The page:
I hear also that his fourth novel is in the works and developing quite rapidly, so if you’ve enjoyed the Xavier Greene works so far, you can expect more very soon. I know I’m champing at the bit to find out how some of the plot lines McGinnis has laid down will resolve.

I’d like to end on a note on the photo I’ve chosen to place at the beginning of this short review essay: Caroline Schneeman’s “Eye Body #11.” Rather than re-purposing the female body as a destructive canvas ala our male Dada artists, McGinnis has headed off what amounts to a fait accompli in the works of many male writers. Hell, even McCarthy’s serial killer novel Child of God trades in female objectification and mutilation to attain its narrative kicks or sense of transgression. Furthermore, whereas Stacy has hitherto been pitted against the occasional female mastermind or feminine force of evil–even this newest novel sets up that possibility–and has typically been allied to male protagonists, The Delicate Art of Death‘s denoument charts new territory for McGinnis in the development of a homosocial bond that is enticing narratively just as it is progressive in that political domain we call the interpersonal.

Schneeman once advised that we “Be stubborn and persist, and trust yourself on what you love. You have to trust what you love.” As long as us readers continue to state our support and McGinnis continues to trust the development of his craft, I expect we’ll continue to be privy to the unfolding of his talent for years to come.


The Osiris Initiative: A Review

Osiris with Retainers Hieroglyph

Here at The Boron Heist, we have previously reviewed quite a few works by indie author Ryan McGinnis including his last novel Tears of the Dragon and his newest short story “The Musician’s Daughter.” Now, McGinnis has penned the second major installment of his Xavier Greene spy-assassin series: the upcoming novel The Osiris Initiative! At The Boron Heist, we’ve been chewing the fat for a couple days, reading through and ruminating on McGinnis’s newest effort. The novel is an improvement upon Tears and shows McGinnis constantly developing his ability to interweave complex plot threads from multiple narrators while hedging his subtext more deeply into the plot and spinning an electrifying yarn for his readers.

In The Osiris Initiative, the first five chapters are each told from a different perspective. While a few of these–Xavier, Logan, the mechanic from Tears–drive the plot, one is an innocent bystander, of sorts, caught in the crossfire of a mysterious organization’s war on the Citadel: Xavier’s employer. The shifting perspectives, each packed with their own action sequences and resultant carnage, engage the reader from the very beginning and make it difficult to put the book down for quite some time. We learn that Martinez has gone rogue since the events of Tears some months prior, that Logan has retired to a ranch in Montana, and that Xavier is almost fully healed from the havoc the Silver Wraith, Liliya Orloff, wreaked upon his body during the last mission. Now, Xavier has been tasked with killing the would-be assassin of a United Arab Emirates royal and Logan is being wooed by executives from the cryptic Axion corporation.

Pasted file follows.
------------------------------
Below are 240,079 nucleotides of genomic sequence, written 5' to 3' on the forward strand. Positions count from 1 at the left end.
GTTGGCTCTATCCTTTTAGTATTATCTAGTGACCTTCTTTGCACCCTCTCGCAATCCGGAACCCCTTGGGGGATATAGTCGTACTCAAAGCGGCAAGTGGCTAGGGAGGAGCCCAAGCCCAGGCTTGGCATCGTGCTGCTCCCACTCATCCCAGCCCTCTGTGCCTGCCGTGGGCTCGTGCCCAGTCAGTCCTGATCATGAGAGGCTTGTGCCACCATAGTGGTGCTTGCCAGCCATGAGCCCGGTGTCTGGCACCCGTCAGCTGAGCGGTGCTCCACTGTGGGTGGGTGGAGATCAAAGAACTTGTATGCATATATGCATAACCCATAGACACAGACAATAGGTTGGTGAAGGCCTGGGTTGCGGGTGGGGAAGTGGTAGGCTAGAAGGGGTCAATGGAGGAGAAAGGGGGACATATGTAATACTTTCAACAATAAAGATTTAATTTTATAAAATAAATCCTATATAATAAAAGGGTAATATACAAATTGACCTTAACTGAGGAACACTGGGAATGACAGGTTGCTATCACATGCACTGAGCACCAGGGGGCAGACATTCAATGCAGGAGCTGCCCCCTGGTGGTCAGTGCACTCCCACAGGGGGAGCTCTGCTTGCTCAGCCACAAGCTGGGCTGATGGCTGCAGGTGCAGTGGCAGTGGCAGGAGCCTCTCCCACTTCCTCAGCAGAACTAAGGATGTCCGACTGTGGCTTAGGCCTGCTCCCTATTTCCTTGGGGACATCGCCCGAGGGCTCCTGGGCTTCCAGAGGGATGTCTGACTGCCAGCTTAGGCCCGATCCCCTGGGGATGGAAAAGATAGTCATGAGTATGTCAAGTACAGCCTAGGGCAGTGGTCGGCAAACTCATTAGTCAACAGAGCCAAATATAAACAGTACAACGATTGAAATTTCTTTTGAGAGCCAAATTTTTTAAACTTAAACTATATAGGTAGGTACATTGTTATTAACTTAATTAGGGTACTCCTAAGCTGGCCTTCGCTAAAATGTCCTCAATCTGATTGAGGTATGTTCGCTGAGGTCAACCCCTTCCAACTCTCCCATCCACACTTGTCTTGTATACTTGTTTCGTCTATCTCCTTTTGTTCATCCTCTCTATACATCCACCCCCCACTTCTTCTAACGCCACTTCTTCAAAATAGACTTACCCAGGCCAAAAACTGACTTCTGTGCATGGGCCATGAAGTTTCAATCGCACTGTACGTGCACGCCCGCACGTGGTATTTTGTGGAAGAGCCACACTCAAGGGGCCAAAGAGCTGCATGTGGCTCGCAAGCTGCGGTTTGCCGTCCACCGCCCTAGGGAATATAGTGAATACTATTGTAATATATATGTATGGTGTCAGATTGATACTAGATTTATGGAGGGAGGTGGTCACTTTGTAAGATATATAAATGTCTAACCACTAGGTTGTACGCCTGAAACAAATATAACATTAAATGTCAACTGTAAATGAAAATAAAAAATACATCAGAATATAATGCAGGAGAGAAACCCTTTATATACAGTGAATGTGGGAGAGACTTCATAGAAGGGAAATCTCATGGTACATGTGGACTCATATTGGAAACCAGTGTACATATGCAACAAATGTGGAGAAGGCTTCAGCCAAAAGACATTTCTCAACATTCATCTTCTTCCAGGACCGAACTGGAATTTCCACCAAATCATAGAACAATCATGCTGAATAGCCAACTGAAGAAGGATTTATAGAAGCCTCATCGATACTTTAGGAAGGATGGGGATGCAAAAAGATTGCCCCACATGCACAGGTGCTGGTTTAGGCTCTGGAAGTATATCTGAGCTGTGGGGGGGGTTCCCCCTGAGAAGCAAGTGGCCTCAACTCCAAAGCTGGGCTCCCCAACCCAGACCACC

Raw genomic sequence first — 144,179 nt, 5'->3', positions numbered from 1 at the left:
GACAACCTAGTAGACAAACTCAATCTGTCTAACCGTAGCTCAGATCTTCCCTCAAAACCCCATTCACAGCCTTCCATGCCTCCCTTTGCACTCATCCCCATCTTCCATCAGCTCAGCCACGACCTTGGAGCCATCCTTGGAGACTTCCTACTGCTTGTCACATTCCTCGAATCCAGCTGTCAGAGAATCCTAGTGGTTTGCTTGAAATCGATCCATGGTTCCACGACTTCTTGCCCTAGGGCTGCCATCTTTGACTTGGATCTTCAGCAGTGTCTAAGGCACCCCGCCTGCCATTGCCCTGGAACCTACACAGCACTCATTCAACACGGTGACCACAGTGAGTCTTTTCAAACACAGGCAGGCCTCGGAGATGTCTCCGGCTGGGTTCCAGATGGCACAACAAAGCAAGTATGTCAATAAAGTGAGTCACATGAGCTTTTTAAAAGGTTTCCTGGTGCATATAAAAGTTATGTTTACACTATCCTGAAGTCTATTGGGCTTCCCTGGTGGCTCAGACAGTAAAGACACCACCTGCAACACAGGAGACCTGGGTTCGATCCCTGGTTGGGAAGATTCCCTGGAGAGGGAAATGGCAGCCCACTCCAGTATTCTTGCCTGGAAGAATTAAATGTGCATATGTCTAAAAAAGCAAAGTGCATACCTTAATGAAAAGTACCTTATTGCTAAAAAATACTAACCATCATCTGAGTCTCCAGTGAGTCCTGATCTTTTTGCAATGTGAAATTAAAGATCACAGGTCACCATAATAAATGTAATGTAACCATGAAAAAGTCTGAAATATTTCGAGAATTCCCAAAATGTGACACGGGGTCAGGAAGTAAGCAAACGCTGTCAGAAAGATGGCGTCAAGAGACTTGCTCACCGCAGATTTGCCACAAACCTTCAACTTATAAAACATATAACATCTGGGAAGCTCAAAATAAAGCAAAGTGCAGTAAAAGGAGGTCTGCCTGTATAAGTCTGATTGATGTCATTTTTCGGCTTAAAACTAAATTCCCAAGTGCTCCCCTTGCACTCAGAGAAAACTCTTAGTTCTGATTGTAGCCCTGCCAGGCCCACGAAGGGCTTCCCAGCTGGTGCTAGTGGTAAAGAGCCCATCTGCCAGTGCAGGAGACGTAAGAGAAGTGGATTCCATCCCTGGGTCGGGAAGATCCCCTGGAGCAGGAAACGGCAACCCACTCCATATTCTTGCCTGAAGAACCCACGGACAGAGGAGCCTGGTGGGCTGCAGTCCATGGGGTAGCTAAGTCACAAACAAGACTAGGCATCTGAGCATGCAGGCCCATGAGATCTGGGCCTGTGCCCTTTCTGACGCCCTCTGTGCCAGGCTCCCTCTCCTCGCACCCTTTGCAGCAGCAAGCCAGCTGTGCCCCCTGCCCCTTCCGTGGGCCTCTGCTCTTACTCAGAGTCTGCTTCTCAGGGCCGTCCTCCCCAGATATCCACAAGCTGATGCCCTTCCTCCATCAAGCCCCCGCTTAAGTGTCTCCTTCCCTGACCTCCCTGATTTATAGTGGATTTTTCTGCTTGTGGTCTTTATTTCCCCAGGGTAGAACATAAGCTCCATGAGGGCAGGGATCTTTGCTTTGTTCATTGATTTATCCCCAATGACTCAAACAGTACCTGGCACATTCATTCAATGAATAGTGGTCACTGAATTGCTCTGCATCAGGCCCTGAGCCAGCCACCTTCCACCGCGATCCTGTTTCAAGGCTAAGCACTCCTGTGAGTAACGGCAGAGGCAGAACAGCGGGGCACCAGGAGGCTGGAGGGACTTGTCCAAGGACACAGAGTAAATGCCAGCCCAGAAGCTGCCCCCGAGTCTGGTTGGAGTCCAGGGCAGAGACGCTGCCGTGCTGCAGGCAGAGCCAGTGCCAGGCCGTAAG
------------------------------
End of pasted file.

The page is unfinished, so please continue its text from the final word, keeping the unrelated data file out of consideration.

When Xavier’s mission goes south, an obvious double-cross by an outside party, Logan begins to question the motives of Axion, and Martinez finds a bounty on Xavier’s head advertised on the Dark Web, the three professionals’ destinies become intertwined once again in this rousing new political-action thriller.

Unlike Tears of the Dragon, the full nature and implications of the the Osiris Initiative at the core the novel’s plot are only traced in part. The group that put out the kill order on Xavier’s life and that is also targeting Citadel safehouses and stations has likewise created a code to link together all cameras on the planet, which are connected to the internet. Together with facial recognition software, they hope to be able to track any individual, anywhere, at nearly any time and to develop the world’s most sophisticated network against anyone they perceive as threatening their interests. While we live in a police state in America now, in the real world, and the NSA collects all our metadata into personnel files, the fear of a panopticon, of a universalized surveillance system, seems to be waning. However, The Osiris Initiative may serve to remind readers of the horrors of this system, as well as the fact that our political institutions are not run by idealistic, humanitarian sovereigns, but instead by power-hungry persons controlled by corporate powers. When every move you make is tracked, is it possible to truly act freely? Xavier’s foiled attempts to avoid the panoptic surveillance system aimed directly at registering his face and sending assassins his way foregrounds our own inability to operate from the shadows. And sometimes, operating from the shadows is the only way to combat dehumanizing bureaucratic forces.